Adverse Childhood Experiences (ACEs) are now recognized to have long-term impacts on the brain and life-long cognitive and emotional health. This is essential information for health care providers who provide care to all ages. Understanding adults’ ACEs may contribute to creating a plan that will improve their well-being. Asking about children’s exposure to ACEs provides an opportunity to intervene and prevent the impact on the developing brain. For information see Brain Scans Show Biological Link Between Early Life Stress and Poorer Adult Mental Health. The CDC’s Violence Prevention ACEs page provide data and evidence for effective interventions. The ACEs Too High News by a science journalist offers stories of successful interventions.
Dental therapists have been improving access to dental care in Alaska since 2006. The role is important also in Canada and New Zealand and is beginning to be implemented in Maine, Minnesota and Vermont. Oregon has recently authorized the Confederated Tribes of Coos, Lower Umpqua and Siuslaw Indians and the Coquille to start dental therapy services. In Washington state the Swinomish Tribe sought to begin a similar program and was blocked by the state legislature for 5 years. This year they have been successful according to the New York Times article of May 22, 2016, Where Dentists are Scarce, American Indians Forge a Path to Better Care.
A free webcast, Political Power, Policy and Health Equity is scheduled for June 7th, 2016 from 1:30 to 4 pm EDT. Registration is requested. The presenters are:
- Mildred Thompson, Senior Director, PolicyLink, and Director of the PolicyLink Center for Health Equity and Place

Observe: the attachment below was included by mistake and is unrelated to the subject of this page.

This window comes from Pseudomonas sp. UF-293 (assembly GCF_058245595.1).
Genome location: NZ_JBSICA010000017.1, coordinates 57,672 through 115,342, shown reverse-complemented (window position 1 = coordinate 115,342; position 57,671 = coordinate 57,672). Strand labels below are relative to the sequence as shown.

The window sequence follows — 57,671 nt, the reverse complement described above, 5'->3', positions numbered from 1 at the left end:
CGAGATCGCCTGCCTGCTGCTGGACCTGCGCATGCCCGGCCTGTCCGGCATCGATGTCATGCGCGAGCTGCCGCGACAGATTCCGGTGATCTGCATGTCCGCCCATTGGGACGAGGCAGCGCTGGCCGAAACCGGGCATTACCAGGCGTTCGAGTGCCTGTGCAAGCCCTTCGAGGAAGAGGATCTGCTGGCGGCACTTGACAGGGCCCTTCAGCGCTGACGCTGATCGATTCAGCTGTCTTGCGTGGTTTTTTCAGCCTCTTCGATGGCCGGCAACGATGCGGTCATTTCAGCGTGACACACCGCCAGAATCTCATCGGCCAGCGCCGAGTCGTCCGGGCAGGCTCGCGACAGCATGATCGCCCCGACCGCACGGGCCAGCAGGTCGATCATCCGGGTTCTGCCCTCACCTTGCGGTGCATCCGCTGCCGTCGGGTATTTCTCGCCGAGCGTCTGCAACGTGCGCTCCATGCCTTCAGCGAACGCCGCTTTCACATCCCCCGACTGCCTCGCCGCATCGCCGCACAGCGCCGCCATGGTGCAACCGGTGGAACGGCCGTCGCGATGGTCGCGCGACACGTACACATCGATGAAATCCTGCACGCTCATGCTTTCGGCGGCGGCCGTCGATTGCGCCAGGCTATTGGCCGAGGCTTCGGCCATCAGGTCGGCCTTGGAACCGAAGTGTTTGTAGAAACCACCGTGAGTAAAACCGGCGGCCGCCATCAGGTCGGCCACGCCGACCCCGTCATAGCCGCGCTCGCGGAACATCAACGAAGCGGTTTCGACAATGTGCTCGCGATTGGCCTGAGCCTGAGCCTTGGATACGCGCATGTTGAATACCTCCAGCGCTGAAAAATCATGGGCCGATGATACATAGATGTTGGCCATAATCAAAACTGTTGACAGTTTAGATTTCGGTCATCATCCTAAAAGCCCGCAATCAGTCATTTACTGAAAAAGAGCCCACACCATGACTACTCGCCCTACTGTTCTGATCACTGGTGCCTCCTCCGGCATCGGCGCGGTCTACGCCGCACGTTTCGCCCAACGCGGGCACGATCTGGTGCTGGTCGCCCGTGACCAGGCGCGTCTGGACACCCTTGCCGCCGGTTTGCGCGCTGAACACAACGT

- Malia Villegas, Director, National Congress of American Indians Policy Research Center
- Lydia Camarillo, Vice-President, Southwest Voter Registration Education Project (SVREP)
- Thomas Ross, President Emeritus, The University of North Carolina, Professor of Public Law and Government, UNC; Terry Sanford Distinguished Fellow, Duke Sanford School of Public Policy (Moderator)
The report Health, United States, 2015 (pdf) includes positive and negative trends. Positive trends are seen in infant death rates, women smokers, numbers of uninsured and some areas of health equity. Highlights are summarized by the National Library of Medicine.
National Center for Health Statistics. Health, United States, 2015: With Special Feature on Racial and Ethnic Health Disparities. Hyattsville, MD. 2016.
A Conversation with Latinos on Race (6 minute video) is a documentary in which many people share their experiences and emotions with identify.
Until April 17, 2016 watch this documentary series at no cost.
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A study sponsored by the American Psychological Association (APA) surveyed 3,300 people and 61% of respondents reported daily discrimination. Discrimination included “disrespectful treatment, receiving poorer service than others or being threatened or harassed” according to the APA report. Data related to health perceptions demonstrated that poor health was associated with stress.
The authors of Shorter Lives and Poorer Health on the Campaign Trail contrast the differences in life expectancy and health status of people in the United States versus countries including Australia, Austria, Canada, Denmark, Finland, France, Germany, Italy, Japan, Norway, Portugal, Spain, Switzerland, the Netherlands, and the United Kingdom. The U.S. is first in health care spending and 33rd in health care quality outcomes according to the Healthcare Outcomes Index 2014, from the Economist and WHO.
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